It all comes together like a Rube-Goldberg machine
In This Post:
A breakdown of how the index & match formula works
How to create a sales spreadsheet that auto-populates the product data from another table
I wanted Excel to auto-populate some product data in my Sales spreadsheet whenever a new order was recorded.
I’ve had a small Etsy shop for 12 years. It’s always been a set-it-and-forget-it passive income stream (trickle) that I never intended to manage like a real business. With over 1,800 orders, there’s a ton of data to play with. So today I decided to download it all and clean it up in Excel so I could have some fun with pivot tables.
In order to analyze this data at a significant level, each sale record needed to be matched with corresponding data in my product list spreadsheet (categories, COGS expense, profit margins, etc.)
I set up this advanced lookup using INDEX and MATCH formulas (using a data relation is another method that I’ll do a separate post on.)
The Solution I Crafted
First, I need to import all my sales data from Etsy. Annoyingly, you can only download one year of data at a time so this leaves me with 12 CSV files (ew.)
I could’ve combined them in Excel either via position or header title, but was quicker to just copy and paste it all into one sheet.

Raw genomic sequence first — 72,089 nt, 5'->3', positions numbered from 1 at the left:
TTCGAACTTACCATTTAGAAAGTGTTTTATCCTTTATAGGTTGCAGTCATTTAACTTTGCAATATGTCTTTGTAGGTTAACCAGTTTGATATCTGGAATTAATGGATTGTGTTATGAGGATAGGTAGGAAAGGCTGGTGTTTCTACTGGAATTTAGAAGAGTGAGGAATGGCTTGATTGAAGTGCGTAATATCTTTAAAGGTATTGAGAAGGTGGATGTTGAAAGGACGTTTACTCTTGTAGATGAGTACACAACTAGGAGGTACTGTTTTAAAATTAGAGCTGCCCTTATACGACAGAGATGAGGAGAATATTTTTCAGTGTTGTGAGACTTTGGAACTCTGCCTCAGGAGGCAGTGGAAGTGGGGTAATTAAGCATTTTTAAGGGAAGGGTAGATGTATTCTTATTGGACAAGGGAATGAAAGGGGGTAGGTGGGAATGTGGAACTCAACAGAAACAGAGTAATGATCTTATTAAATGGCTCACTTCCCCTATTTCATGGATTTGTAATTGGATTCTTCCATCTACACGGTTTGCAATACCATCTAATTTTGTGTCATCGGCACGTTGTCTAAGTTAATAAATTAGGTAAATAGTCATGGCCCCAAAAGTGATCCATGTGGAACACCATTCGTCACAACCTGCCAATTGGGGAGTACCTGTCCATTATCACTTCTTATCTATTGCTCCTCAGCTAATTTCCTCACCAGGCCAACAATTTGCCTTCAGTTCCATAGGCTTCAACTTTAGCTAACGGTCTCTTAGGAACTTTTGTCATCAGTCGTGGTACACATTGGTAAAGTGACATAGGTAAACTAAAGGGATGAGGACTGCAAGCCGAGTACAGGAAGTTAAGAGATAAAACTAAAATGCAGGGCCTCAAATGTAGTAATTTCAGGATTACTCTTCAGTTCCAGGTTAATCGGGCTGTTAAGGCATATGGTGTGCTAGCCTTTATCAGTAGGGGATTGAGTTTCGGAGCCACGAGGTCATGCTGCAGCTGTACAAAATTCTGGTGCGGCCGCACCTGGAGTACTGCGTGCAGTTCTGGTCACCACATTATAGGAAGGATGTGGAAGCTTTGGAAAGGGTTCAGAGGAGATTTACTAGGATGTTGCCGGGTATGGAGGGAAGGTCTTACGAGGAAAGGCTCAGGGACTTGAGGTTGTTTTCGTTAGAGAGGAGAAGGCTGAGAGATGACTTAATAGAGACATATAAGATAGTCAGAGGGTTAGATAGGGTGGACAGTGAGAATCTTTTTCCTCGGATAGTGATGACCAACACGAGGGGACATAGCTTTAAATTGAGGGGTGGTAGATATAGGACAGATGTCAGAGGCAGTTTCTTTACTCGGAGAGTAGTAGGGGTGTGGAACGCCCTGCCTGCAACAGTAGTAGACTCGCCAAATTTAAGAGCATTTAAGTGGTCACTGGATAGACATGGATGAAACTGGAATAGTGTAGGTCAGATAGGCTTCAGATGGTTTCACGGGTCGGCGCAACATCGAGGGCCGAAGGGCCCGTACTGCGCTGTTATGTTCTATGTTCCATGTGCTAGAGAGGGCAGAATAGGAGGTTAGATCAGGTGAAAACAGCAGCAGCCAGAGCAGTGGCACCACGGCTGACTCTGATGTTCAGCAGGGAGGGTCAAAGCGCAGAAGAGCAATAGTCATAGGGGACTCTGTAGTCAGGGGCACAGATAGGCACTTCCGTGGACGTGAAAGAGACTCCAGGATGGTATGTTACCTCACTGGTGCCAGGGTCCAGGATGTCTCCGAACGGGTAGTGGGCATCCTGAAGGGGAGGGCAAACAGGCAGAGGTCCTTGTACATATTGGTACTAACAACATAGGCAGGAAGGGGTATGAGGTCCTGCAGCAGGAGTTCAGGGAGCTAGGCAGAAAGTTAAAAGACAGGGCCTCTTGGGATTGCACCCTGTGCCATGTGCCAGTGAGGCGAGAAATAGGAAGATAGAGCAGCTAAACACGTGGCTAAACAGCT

Next I brought in my master product list, which has the product name, SKU, COGS expense, profit margins, and a few category levels:
In Etsy, you have to make your item names these long strings of keywords and it’s a visual mess. I want to replace that with my actual item names.
To automate the process, I can use an INDEX and MATCH formula (the superior successor to V and H Lookups) that will pull in my shorter title by looking up the SKUs.
Problem is, not all of my Etsy orders have SKU codes as I only added them to Etsy in recent years. I’ll need to manually add it for several hundred of them. I can at least make it go faster by sorting the order list alphabetically to group any many similar items together as possible, and then bulk-pasting the appropriate SKUs.
Let’s see the Index & Match formula in action:
Pretty cool, right? It’s far better than V-Lookups because it doesn’t depend on the retrieved info being in a certain column order. If that gets changed, your lookup gets borked.
Here’s a closer look at what each part of the INDEX and MATCH formula is doing:
Next I added columns that extracted the year number and month numbers from each record so I could add slicers for quick data filtering. I love slicers.
That’s it for part one! I now have a beautiful, comprehensive sales record that I can easily update and sort.
In part 2, we finally get to the fun stuff: PIVOT TABLES AND PIVOT CHARTS!